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Whose Water? Ours! How to End California’s Water Crisis

The California Constitution says the water belongs to the people. Yet the state gives water almost free to agriculture–resulting in enormous waste and dire “shortages” during droughts. If the state were to charge for water, that would end the water crisis–and solve California’s fiscal crisis too. . . . → Read More: Whose Water? Ours! How to End California’s Water Crisis

Whose Water? Ours: Clearing Fallacies about Implementing Common Rights

The late Senator Albert Beveridge of Indiana in 1922 suffered the fate of Oregon’s Congressman Al Ullman: he was retired by the voters for proposing a national sales tax. Thereafter, he mellowed into being a scholar and biographer. In these philosophical years he wrote “You know, I’ve learned in the Widener Library at Harvard that most of what I was taught . . . → Read More: Whose Water? Ours: Clearing Fallacies about Implementing Common Rights

The Taxable Surplus in Water Values

Taxes or rental charges for water use are bearable and legal and would spur water economy, but the following fallacies impede acceptance of these ideas: (1) water rights are real property, (ii) a charge on water would be passed on to consumers, (iii) the cost of water is just its development cost, (iv) markets solve most problems if property rights . . . → Read More: The Taxable Surplus in Water Values

What Price Water Marketing? California’s New Frontier

We can multiply the value of output from limited natural water supplies by allocating them to higher uses. To this end we need a market in raw water, but existing markets work badly, for several reasons. Sellers are undermotivated, absent taxes or debt. Free groundwater subverts the pricing of surface water. Loss of elevation, and damage from effluents, and in stream . . . → Read More: What Price Water Marketing? California’s New Frontier

How a Water Market Might Work

This will not be a perfect market. There will be only one seller, and the buyers will surely form a user’s association. But this should not deter us. No human institution is perfect, except some that are perfectly awful. The present water market is one of these, and the point is to make it less awful. Maximum feasible improvement is the . . . → Read More: How a Water Market Might Work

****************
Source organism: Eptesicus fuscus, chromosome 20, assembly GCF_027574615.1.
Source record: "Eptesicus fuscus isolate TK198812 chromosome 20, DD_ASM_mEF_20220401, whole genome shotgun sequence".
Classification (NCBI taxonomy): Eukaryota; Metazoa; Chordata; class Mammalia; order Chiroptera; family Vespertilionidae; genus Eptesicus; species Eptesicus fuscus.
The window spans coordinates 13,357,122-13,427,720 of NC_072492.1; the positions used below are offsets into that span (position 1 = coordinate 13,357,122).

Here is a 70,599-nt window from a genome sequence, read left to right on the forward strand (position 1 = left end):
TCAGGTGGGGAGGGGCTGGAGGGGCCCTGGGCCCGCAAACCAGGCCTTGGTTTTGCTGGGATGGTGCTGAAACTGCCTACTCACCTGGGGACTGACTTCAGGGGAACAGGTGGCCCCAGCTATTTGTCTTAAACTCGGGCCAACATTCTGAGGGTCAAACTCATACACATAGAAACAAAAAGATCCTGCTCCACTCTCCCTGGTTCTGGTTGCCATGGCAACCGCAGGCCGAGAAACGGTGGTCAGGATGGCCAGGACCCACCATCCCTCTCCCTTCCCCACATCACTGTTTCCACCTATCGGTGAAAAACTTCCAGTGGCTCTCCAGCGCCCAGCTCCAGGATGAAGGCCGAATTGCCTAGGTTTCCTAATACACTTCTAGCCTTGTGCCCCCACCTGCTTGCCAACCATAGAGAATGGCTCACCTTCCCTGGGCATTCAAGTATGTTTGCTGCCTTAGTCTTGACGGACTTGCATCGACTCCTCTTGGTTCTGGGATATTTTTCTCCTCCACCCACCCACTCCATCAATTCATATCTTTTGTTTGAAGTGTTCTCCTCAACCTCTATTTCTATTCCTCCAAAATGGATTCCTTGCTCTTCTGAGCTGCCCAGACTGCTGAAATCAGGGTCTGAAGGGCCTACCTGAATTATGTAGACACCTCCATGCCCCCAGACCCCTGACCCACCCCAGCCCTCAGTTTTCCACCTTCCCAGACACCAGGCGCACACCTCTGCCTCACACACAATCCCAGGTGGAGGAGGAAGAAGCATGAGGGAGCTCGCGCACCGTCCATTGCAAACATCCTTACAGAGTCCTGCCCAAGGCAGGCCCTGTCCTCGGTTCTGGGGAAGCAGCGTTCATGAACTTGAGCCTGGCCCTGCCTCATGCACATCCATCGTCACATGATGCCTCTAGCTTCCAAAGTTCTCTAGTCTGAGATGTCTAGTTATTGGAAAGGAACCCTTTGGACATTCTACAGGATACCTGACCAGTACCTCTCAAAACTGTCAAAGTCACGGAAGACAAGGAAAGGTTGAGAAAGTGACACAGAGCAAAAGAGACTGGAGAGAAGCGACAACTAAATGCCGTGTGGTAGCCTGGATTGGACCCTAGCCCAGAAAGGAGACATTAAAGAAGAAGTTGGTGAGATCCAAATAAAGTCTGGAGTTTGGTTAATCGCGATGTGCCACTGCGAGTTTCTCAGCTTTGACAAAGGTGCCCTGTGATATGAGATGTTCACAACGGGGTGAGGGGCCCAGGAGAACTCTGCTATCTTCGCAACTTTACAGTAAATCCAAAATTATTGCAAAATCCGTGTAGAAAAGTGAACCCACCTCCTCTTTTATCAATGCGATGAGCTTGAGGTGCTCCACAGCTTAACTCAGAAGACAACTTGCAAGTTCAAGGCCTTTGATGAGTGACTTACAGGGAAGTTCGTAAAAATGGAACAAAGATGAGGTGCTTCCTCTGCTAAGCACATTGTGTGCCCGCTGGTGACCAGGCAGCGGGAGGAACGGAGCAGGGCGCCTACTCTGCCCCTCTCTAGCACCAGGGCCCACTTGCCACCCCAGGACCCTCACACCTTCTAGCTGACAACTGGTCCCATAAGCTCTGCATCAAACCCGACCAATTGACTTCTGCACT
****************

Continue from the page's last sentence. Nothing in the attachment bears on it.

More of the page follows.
The Water Giveaway: A Critique of Federal Water Policy

The many wasteful policies and procedures in federal water resources programs have been much analyzed by economists and other scholars. Agency benefit-cost practices have been found wanting. Benefit estimates have been biased upward and cost estimates downward. Environmental effects of projects, often adverse, are not weighted enough. I generally endorse the thrust of these criticisms and will not repeat them . . . → Read More: The Water Giveaway: A Critique of Federal Water Policy

Economic Aspects of Water Policy

This article reports what I as an economist think I have learned from the experience of the western states in economizing on water, which may suggest what eastern researchers might learn by directing some of their efforts toward sifting and evaluating the western history. This is one area in which history flowed backwards: the western evolution anticipated that in the East . . . → Read More: Economic Aspects of Water Policy

Irrigation Districts and Economic Development in the San Joaquin Valley of California: The Role of Land Taxation

The rapid growth of intensive irrigated agriculture in California is one of the more striking developmental achievements of modern tines. In 1870 California was noted for its cattle, wheat, and inordinate concentration o landholding. Today the highly developed farm areas of California look to the easterner more like gardens, and more like towns than countryside, so close are the homes, so . . . → Read More: Irrigation Districts and Economic Development in the San Joaquin Valley of California: The Role of Land Taxation

Water Law and Economics Transfers of Water: A Reply

THIS is a reply to Dean Frank Trelease’s comment on a case study of western water law as applied to the Keweah River, California. That case study finds diseconomies in water allocation, and lays much of the blame to water law. Dean Trelease Ends this “very disturbing,” which reaction I, in turn, find a little puzzling, since he is himself . . . → Read More: Water Law and Economics Transfers of Water: A Reply